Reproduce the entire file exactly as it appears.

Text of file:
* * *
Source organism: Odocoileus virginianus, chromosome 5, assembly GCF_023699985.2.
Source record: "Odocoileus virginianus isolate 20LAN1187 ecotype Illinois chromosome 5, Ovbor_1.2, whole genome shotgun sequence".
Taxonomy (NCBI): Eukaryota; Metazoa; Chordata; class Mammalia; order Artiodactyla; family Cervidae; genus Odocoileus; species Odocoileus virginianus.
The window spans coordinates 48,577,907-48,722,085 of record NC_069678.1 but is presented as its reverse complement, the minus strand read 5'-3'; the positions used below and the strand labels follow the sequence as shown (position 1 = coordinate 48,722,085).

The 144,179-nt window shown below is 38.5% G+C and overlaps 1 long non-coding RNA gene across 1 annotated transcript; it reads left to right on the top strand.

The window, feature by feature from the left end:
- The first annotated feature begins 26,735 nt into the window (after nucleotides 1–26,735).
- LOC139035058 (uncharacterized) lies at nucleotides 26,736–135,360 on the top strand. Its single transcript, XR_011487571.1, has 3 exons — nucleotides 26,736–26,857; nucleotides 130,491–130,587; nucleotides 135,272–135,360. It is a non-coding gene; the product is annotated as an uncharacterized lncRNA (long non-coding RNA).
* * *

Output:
Source organism: Odocoileus virginianus, chromosome 5, assembly GCF_023699985.2.
Source record: "Odocoileus virginianus isolate 20LAN1187 ecotype Illinois chromosome 5, Ovbor_1.2, whole genome shotgun sequence".
Taxonomy (NCBI): Eukaryota; Metazoa; Chordata; class Mammalia; order Artiodactyla; family Cervidae; genus Odocoileus; species Odocoileus virginianus.
The window spans coordinates 48,577,907-48,722,085 of record NC_069678.1 but is presented as its reverse complement, the minus strand read 5'-3'; the positions used below and the strand labels follow the sequence as shown (position 1 = coordinate 48,722,085).

The 144,179-nt window shown below is 38.5% G+C and overlaps 1 long non-coding RNA gene across 1 annotated transcript; it reads left to right on the top strand.

The window, feature by feature from the left end:
- The first annotated feature begins 26,735 nt into the window (after nucleotides 1–26,735).
- LOC139035058 (uncharacterized) lies at nucleotides 26,736–135,360 on the top strand. Its single transcript, XR_011487571.1, has 3 exons — nucleotides 26,736–26,857; nucleotides 130,491–130,587; nucleotides 135,272–135,360. It is a non-coding gene; the product is annotated as an uncharacterized lncRNA (long non-coding RNA).